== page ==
Five styles of art you didn’t know you knew


Impressionism

Notable artists: Claude Monet, Edgar Degas

How can you find out:

The word may escape you, but if you’ve ever said, “I love jerky brush strokes,” what you’re looking at is most likely an impressionist painting. In American teen comedy Ferris Bueller’s day off, Cameron has a gaze contest with Sunday at La Grande Jatte by post-impressionist artist George Seurat.

The story in a few words:

In the middle of the 19th century in France, the Acadamy of Arts dominates the French art world. Students of the Academy were meant to be conservative in the way they painted, choosing historical or religious scenes as the subject – landscapes and portraits were a big no-no. It was even frowned upon to paint outside on site rather than inside a studio.

The name of the movement comes from the piece by impressionist pioneer Claude Monet Print, rising sun (Impression, sunrise), a painting of a sunrise over a pier, which caused a stir among critics for its violation of these academic “rules”. It was a really important move because it changed the public’s perception of art, showing that paintings don’t have to be realistic to represent a subject or a scene. He paved the way for post-impressionist artists such as Vincent van Gogh, and even inspired movements in music and literature.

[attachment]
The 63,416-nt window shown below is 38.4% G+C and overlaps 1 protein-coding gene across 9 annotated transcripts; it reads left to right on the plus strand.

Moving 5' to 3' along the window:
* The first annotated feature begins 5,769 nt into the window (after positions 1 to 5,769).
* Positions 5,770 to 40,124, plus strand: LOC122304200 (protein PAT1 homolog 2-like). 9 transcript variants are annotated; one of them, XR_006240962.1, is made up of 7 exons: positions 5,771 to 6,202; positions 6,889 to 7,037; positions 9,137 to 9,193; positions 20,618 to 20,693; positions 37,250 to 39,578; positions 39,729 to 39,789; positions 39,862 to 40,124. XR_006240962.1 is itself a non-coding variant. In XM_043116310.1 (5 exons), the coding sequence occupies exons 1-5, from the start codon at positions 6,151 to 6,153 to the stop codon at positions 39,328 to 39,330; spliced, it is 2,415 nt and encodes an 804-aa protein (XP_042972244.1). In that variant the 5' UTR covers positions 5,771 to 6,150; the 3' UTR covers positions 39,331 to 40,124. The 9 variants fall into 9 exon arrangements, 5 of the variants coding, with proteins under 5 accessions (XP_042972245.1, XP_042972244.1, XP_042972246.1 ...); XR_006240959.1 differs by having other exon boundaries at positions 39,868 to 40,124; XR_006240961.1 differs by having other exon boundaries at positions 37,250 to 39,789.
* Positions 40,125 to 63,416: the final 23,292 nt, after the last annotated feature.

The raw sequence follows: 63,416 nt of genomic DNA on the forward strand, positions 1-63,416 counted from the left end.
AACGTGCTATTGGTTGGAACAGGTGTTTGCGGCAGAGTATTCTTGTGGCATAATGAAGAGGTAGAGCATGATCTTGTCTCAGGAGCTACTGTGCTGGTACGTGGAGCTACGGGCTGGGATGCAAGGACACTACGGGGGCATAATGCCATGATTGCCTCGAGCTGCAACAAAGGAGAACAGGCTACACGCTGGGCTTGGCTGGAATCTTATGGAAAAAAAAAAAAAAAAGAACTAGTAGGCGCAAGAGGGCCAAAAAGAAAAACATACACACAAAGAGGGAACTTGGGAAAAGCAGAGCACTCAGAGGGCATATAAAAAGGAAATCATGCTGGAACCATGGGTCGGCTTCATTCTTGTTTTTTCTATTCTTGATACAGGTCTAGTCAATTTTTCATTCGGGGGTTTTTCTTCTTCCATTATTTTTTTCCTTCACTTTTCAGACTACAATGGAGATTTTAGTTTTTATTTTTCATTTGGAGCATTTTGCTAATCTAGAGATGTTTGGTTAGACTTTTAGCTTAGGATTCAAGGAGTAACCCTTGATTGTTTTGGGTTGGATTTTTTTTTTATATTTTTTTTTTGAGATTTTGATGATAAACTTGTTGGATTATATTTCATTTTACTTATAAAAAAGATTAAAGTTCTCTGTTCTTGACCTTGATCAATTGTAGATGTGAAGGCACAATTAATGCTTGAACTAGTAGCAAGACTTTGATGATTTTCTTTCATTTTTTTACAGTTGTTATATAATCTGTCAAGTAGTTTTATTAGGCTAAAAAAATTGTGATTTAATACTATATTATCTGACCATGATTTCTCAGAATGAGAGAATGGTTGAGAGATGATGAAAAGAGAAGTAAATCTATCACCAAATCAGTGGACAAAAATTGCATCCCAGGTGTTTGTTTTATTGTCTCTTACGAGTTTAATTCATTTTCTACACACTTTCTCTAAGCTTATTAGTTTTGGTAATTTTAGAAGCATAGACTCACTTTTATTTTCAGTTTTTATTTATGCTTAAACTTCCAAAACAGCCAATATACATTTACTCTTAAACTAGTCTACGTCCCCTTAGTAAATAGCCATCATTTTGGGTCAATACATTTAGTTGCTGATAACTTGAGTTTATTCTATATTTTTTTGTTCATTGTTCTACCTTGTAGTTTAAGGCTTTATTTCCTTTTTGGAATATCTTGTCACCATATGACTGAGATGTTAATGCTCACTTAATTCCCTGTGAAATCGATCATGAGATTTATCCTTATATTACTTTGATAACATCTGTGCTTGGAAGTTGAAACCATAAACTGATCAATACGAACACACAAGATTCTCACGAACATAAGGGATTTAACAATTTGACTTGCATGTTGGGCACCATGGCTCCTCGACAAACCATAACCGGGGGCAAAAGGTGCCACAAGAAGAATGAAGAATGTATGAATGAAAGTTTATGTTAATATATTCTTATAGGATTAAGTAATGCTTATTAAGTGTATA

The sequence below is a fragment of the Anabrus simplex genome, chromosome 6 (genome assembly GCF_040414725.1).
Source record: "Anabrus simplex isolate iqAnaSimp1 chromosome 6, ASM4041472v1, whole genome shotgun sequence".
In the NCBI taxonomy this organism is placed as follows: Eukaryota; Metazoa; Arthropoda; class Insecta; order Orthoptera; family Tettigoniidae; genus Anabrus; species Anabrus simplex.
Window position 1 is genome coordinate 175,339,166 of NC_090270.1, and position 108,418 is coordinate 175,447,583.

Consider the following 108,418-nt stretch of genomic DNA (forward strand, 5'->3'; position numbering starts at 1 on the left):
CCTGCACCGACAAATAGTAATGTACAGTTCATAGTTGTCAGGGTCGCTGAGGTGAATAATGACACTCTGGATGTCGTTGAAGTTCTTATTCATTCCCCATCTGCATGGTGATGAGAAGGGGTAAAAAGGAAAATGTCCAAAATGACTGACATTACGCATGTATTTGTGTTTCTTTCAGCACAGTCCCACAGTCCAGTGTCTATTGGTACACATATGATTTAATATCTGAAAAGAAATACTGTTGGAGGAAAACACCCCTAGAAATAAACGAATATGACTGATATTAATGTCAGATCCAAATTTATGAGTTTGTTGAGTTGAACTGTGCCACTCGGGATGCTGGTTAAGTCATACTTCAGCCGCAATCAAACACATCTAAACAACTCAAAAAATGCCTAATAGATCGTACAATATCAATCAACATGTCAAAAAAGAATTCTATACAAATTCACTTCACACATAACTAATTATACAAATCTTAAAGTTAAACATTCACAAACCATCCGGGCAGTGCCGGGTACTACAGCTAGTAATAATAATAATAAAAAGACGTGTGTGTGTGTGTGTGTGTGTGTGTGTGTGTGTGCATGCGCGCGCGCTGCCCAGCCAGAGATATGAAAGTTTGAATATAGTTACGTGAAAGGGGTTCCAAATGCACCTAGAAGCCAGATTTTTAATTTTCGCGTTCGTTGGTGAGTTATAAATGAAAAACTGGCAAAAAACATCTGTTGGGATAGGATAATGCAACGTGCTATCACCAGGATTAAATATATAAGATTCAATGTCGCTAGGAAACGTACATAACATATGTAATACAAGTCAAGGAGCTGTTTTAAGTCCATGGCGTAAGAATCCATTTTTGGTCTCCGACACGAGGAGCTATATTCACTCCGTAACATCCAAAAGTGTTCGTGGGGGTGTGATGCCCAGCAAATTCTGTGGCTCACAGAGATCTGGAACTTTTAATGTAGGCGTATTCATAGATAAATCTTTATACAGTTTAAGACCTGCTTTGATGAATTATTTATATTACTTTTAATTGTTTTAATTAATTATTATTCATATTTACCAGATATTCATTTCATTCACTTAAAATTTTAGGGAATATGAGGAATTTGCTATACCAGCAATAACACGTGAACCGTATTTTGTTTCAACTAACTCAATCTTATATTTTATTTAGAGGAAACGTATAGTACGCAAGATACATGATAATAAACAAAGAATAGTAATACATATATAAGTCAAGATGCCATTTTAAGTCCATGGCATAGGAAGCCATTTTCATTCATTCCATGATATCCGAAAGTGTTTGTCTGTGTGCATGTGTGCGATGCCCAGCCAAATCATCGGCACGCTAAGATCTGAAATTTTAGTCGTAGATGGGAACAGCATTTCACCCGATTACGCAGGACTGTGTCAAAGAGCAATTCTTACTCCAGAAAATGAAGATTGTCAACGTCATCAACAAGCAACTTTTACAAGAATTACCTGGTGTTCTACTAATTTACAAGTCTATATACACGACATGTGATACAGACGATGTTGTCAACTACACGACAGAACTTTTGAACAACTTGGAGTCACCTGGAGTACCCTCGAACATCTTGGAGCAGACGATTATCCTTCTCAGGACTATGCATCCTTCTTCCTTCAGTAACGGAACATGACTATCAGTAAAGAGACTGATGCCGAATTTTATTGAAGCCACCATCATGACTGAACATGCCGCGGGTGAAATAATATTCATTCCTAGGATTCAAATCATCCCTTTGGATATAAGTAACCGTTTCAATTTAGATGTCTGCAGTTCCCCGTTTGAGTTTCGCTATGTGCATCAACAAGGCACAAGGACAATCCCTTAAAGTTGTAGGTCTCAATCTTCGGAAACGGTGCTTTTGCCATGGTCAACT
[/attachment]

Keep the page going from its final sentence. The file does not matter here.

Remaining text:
How to spot it:

Impressionism is characterized by relatively fine brushstrokes that are not blended smoothly, ordinary subjects (such as portraits or landscapes), and often unusual visual angles. He pays particular attention to changes in light and color, giving an “impression” of time passing.


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